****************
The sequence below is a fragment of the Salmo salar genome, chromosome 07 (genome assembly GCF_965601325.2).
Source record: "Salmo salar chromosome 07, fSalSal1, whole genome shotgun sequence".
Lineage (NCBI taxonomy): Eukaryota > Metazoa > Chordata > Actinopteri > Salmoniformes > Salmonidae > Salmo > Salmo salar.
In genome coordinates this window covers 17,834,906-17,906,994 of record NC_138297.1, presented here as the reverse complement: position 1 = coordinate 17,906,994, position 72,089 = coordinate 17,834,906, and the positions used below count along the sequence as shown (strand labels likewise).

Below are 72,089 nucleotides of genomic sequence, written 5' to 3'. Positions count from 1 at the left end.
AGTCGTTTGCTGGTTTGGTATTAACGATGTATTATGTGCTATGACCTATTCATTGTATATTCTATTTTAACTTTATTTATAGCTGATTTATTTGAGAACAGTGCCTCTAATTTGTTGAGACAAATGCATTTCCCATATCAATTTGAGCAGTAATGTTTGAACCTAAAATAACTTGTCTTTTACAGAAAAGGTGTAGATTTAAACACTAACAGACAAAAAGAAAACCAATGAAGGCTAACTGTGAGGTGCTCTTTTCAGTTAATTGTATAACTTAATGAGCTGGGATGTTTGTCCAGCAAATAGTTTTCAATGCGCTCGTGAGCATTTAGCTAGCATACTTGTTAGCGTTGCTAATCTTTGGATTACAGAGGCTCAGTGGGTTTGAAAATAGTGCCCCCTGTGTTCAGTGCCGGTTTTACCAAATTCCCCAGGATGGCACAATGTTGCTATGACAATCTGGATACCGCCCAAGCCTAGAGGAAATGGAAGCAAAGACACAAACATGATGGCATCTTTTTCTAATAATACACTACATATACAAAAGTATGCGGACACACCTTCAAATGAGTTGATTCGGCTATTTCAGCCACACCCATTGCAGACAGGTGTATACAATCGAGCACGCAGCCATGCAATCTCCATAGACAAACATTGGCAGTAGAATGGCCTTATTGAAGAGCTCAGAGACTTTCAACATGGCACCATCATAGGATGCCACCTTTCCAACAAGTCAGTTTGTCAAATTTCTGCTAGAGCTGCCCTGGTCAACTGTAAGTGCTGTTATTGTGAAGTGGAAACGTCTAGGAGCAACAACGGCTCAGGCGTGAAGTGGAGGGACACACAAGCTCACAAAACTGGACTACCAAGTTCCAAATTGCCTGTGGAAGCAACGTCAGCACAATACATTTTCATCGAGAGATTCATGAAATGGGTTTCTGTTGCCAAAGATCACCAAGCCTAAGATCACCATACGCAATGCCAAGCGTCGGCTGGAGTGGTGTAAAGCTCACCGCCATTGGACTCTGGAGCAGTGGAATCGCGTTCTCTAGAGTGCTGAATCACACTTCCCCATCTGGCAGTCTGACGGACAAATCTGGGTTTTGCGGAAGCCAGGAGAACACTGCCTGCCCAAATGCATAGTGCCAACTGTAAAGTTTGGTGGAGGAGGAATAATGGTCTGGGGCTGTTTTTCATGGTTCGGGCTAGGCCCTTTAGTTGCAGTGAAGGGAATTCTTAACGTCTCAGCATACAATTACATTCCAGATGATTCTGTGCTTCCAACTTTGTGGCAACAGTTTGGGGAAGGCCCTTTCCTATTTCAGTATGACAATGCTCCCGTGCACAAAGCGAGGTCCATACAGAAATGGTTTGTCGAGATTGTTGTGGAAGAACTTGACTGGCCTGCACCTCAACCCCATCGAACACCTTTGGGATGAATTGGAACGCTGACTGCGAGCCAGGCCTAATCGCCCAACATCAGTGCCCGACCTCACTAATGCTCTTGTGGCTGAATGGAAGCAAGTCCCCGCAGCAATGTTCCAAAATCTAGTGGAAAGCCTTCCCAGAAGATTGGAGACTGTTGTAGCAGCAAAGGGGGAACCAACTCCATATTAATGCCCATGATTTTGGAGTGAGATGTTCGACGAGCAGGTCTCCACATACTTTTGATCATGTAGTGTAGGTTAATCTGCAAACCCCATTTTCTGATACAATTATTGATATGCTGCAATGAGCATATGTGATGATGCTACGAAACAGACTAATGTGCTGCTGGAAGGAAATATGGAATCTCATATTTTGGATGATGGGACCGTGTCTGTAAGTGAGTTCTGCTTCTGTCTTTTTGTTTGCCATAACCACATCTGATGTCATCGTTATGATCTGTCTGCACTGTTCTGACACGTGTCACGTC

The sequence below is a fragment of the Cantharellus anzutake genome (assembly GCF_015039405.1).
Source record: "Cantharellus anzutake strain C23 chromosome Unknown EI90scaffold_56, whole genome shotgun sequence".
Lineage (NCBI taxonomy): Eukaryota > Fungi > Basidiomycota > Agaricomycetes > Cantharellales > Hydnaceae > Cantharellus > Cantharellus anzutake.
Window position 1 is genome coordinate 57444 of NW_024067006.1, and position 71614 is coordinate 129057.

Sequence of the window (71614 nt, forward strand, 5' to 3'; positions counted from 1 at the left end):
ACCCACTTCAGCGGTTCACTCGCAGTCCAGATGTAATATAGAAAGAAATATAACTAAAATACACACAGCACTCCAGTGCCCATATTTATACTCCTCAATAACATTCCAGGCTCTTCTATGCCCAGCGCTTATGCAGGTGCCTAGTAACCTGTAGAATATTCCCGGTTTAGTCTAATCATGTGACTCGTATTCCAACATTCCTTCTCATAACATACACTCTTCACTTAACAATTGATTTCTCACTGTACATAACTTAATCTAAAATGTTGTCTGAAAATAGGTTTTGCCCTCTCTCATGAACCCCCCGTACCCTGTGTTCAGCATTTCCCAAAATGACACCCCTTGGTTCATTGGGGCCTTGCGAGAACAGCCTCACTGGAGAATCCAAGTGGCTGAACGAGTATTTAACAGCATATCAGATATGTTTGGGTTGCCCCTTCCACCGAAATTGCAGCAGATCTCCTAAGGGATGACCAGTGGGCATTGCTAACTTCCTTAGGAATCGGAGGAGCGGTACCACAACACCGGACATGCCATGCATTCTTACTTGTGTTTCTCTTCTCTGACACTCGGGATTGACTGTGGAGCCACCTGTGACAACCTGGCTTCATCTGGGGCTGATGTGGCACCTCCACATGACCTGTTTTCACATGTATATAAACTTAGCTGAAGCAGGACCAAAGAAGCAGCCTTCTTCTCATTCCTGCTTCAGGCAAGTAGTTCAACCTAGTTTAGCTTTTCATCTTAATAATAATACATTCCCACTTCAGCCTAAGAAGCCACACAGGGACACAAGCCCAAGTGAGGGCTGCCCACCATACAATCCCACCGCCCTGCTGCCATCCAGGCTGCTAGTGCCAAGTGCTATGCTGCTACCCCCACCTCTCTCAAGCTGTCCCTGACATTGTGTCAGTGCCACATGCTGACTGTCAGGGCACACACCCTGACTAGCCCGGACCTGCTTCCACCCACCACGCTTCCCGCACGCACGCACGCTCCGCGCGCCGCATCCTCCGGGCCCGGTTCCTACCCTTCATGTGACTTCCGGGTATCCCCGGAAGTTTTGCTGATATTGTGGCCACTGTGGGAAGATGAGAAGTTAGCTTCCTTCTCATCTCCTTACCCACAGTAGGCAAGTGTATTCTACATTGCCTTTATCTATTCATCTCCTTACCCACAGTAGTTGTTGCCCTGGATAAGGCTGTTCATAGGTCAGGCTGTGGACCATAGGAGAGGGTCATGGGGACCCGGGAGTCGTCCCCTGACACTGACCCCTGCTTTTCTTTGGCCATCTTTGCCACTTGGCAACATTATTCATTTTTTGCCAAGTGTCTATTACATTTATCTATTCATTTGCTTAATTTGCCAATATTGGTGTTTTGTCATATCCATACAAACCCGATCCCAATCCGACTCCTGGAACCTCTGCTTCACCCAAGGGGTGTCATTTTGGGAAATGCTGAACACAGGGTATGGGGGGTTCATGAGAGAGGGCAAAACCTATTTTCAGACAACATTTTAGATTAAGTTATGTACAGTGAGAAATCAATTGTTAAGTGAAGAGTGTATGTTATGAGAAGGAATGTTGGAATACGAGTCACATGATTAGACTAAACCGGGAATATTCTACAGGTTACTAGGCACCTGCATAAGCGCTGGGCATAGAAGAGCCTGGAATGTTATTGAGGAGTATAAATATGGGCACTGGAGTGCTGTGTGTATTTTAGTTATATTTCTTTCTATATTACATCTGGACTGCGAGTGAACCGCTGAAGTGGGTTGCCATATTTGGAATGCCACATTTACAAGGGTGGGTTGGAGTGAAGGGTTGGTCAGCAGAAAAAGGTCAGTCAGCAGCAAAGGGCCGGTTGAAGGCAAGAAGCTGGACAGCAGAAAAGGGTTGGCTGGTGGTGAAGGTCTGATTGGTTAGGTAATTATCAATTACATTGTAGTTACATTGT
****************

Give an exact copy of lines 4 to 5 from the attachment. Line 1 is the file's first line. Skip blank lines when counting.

In genome coordinates this window covers 17,834,906-17,906,994 of record NC_138297.1, presented here as the reverse complement: position 1 = coordinate 17,906,994, position 72,089 = coordinate 17,834,906, and the positions used below count along the sequence as shown (strand labels likewise).

Below are 72,089 nucleotides of genomic sequence, written 5' to 3'. Positions count from 1 at the left end.